"Ya’ll are miracle workers you know, just showin up here out of no where.” As she spoke I looked around at her home, thankful it was still standing. Many pictures and plaques lined her walls, most of which pointed to someone much bigger than herself. My eyes would flash to words like “faith” “My Lord” “His Greatness” “All things being made new.” A simple plaque in the kitchen read: “Martha don’t live here, and that’s a good thing.” I remember Jesus talking about two beloved women who both longed to serve, but one chose the better way of service, by simply sitting at his feet.

And having this same attitude, Jaclyn and I sat for hours at the feet of of this beautiful 79-year-old woman, as she shared her life with us. It was true, both types of work needed to be done this day, a physical labor of love to serve the inflicted, but also a listening ear. Her story is for another time, bringing both rolling laughter and welled tears. To picture this frail woman, huddled in her closet, as she prayed to the Lord for protection. 
"It's just like they say it is, ya know. Sounds like a freight train coming right for you. Real loud whistling and rumbling; and as soon as it came it was dark, and then it was gone. God sure kept me alive, and now here ya'll are! I hope it's not a sin to be sayin' this, but I'm sort of happy for that tornado, just to be able to sit here with you."
 I knew now we had come to this place, if not for more than for the divine meeting with Shirley. 

As we gathered for the close of our day, enjoying time together in the church, eating dinner and sharing stories and testimonies of God’s faithfulness throughout our encounters, I knew there were so many other divine appointments that came from this storm. We went to bed to wake for another day of, well, only God knew what. 

On Sunday we walked the streets in the part of town that stained our memory with homelessness, only a different picture of homelessness now filled my mind. Each “X” that marked what was left at each property that afternoon, helped me to recollect on how little we should hold onto in this life. Including our very life.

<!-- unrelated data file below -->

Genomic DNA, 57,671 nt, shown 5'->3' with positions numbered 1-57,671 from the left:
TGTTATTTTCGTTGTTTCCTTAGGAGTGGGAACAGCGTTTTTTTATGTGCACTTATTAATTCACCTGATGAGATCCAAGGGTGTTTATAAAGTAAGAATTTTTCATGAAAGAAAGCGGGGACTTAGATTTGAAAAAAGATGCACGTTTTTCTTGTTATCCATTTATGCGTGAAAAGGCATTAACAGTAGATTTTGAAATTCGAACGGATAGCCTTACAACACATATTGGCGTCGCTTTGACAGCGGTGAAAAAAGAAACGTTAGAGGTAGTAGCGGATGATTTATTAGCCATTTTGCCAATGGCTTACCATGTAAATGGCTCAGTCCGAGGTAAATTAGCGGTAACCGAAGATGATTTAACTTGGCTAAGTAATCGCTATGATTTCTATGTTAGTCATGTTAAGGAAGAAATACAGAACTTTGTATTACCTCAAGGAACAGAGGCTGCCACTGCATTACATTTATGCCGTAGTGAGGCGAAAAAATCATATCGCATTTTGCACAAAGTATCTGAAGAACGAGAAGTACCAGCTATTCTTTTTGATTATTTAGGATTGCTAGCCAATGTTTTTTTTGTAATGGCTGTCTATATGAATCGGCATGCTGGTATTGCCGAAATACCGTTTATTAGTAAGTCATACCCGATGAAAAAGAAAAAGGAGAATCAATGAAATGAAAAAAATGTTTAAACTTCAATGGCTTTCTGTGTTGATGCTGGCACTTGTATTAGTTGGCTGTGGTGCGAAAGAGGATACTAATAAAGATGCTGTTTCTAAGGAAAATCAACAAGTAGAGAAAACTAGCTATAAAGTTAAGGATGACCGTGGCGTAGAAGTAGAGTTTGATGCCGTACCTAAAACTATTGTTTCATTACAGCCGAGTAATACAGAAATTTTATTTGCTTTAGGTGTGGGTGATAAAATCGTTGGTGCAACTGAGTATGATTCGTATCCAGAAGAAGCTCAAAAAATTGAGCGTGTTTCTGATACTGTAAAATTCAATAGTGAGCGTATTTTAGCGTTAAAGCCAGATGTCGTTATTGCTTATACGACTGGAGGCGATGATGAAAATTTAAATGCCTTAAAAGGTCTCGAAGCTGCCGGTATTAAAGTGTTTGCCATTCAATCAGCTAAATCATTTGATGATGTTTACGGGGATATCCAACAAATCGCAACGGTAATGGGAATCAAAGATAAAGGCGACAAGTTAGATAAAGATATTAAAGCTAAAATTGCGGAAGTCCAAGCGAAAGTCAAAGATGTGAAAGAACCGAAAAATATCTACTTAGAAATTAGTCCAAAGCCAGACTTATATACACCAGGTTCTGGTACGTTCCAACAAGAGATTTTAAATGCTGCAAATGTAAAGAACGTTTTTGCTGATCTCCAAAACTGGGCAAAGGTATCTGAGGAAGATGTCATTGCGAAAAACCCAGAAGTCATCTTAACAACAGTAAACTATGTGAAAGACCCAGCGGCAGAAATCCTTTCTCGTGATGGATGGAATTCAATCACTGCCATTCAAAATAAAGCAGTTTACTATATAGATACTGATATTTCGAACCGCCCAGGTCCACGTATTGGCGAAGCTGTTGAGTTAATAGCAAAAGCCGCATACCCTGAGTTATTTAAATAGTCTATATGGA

"All people are like grass and all their glory is like the flowers of the field. 
The grass withers and the flowers fall, but the word of the Lord stands forever."(1Peter1:24,25)

We met Bruce, who said that prayer came easy, as he held onto his banister for dear life with his motorcycle helmet to protect him when the winds tore almost every other house on his street to pieces. 
And then there was the school.
Just next door to Bruce's home was the land that once housed many students of Plaza Towers Elementary. To look at the remains was unlike anything I have seen with my eyes. 
"Where is it?" Is all my mind could think. 
"I can't." Is all I could mutter. "I just can't." 
"I just can't believe it."

As I sit here in Starbucks recalling the trip, I hear Johnny Cash playing above my head. I remembered this most famous man, not for his familiar "Walk the Line," although it's simply a song hard to not sing along to. Rather, I remembered hearing the hymns that I knew he would both sing and write. As I searched my computer to find some of them, I heard  "Swing Low, Sweet Chariot." I searched to find the original history behind this well acquainted tune, and i am shocked upon what I find.

"Swing Low, Sweet Chariot" was written by Wallis Willis.. near the County seat of Hugo, Oklahoma sometime before 1862. He was inspired by the Red River, which reminded him of the Jordan River and of the Prophet Elijah's being taken to heaven by a chariot (2 Kings 2:11)... Oklahoma State Senator, Judy Eason McIntyre proposed a bill nominating "Swing Low, Sweet Chariot" as the Oklahoma State official gospel song in 2011.. Oklahoma Governor Mary Fallin signed the bill into law on May 5, 2011 ...
 making the song the official Oklahoma State Gospel Song.

The words ringing now more beautifully than before, 
I listened carefully to the lyrics. 
I closed my eyes and pictured a line of people holding hands together, staring at the dark funnel hovering before them, smiling. The dark cloud had turned into a band of angels, and suddenly they knew that what was to come, would be far greater
 than anything left behind.

Swing low, sweet chariot
Coming for to carry me home,
Swing low, sweet chariot,
Coming for to carry me home.

I looked over Jordan, and what did I see

Coming for to carry me home?
A band of angels coming after me,
Coming for to carry me home.

Sometimes I'm up, and sometimes I'm down,
(Coming for to carry me home)
But still my soul feels heavenly bound.
(Coming for to carry me home)

The brightest day that I can say,
(Coming for to carry me home)
When Jesus washed my sins away.
(Coming for to carry me home)
If I get there before you do,
(Coming for to carry me home)
I'll cut a hole and pull you through.
(Coming for to carry me home)

If you get there before I do,
(Coming for to carry me home)
Tell all my friends I'm coming too.
(Coming for to carry me home).

No comments:

Post a Comment